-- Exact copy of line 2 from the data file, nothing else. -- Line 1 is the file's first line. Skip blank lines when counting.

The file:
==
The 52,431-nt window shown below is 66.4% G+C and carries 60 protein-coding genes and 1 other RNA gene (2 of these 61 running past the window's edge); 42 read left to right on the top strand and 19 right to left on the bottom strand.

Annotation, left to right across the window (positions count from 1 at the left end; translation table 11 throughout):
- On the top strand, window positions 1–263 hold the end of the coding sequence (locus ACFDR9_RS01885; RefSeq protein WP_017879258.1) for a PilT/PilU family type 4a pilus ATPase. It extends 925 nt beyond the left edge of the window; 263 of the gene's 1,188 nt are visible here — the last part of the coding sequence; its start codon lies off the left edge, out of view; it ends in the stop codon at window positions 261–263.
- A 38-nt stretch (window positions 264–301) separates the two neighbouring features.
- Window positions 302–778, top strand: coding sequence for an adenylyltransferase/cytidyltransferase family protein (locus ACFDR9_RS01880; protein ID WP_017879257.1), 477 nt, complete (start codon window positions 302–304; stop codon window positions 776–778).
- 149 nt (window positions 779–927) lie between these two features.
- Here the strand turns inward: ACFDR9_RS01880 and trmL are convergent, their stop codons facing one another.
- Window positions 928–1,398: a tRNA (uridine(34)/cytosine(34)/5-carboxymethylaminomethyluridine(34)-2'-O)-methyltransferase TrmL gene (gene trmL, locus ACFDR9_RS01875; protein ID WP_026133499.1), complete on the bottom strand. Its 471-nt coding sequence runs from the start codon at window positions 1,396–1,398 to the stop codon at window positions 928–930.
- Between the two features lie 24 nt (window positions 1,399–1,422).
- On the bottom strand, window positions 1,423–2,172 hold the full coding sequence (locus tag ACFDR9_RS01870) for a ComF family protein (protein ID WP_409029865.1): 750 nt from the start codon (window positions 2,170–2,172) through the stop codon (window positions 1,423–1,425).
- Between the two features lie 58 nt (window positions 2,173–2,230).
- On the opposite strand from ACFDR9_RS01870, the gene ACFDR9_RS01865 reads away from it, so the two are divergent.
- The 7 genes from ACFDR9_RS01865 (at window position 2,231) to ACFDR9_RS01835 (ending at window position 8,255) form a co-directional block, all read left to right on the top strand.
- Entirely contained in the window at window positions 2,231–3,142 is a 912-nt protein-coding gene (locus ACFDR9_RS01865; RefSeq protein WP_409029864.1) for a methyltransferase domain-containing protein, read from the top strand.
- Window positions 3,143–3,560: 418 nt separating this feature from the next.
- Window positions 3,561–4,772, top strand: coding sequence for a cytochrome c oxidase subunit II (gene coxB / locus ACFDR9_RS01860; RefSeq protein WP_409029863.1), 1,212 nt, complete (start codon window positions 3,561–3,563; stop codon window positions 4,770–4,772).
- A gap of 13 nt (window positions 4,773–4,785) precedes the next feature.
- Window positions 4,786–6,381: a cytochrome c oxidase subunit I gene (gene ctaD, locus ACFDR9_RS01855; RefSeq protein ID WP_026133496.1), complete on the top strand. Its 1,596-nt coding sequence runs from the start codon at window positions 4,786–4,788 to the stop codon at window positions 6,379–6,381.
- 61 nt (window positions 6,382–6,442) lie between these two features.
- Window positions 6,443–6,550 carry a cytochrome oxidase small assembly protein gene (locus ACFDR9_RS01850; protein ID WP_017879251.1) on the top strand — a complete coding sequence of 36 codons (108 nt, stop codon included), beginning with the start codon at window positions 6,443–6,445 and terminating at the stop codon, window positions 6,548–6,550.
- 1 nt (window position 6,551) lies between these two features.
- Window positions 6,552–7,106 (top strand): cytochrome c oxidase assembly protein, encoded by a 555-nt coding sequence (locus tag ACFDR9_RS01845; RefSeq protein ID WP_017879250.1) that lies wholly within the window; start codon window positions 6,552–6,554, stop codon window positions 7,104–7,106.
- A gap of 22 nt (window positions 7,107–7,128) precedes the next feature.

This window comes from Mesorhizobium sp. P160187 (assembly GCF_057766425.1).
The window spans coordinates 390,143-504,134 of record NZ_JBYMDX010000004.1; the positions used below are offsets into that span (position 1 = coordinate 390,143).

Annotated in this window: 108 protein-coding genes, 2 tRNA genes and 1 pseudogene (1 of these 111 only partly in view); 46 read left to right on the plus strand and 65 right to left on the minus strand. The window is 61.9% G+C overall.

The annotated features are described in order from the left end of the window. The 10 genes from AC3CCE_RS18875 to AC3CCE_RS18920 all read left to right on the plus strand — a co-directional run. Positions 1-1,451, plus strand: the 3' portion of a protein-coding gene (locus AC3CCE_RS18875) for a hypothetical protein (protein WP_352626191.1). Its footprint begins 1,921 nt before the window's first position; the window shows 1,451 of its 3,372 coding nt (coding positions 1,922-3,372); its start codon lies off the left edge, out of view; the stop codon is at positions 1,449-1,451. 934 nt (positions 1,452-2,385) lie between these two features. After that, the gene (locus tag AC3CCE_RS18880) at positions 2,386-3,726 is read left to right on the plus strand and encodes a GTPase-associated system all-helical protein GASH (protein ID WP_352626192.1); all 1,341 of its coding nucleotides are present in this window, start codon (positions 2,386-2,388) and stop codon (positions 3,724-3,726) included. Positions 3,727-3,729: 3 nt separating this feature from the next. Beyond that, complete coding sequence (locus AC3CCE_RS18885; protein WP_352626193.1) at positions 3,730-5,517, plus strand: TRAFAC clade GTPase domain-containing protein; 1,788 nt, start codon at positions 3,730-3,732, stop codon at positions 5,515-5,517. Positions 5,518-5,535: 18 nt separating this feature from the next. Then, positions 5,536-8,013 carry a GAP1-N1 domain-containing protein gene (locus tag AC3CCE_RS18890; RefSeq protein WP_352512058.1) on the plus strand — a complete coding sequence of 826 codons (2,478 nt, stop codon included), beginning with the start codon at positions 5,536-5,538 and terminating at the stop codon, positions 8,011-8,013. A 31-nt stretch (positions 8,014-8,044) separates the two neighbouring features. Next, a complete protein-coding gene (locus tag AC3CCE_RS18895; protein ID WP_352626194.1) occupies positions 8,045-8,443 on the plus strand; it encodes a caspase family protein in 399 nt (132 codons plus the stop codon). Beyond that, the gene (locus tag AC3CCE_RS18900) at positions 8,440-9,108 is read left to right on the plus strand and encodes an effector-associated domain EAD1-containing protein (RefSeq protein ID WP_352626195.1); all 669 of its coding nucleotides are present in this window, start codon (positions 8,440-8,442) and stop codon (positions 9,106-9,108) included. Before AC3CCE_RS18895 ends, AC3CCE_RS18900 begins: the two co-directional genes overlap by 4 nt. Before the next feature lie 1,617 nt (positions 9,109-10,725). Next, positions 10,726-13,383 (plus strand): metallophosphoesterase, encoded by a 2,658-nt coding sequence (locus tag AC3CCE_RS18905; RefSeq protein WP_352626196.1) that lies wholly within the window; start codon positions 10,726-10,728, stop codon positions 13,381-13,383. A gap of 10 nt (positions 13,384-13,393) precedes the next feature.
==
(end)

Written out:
Annotation, left to right across the window (positions count from 1 at the left end; translation table 11 throughout):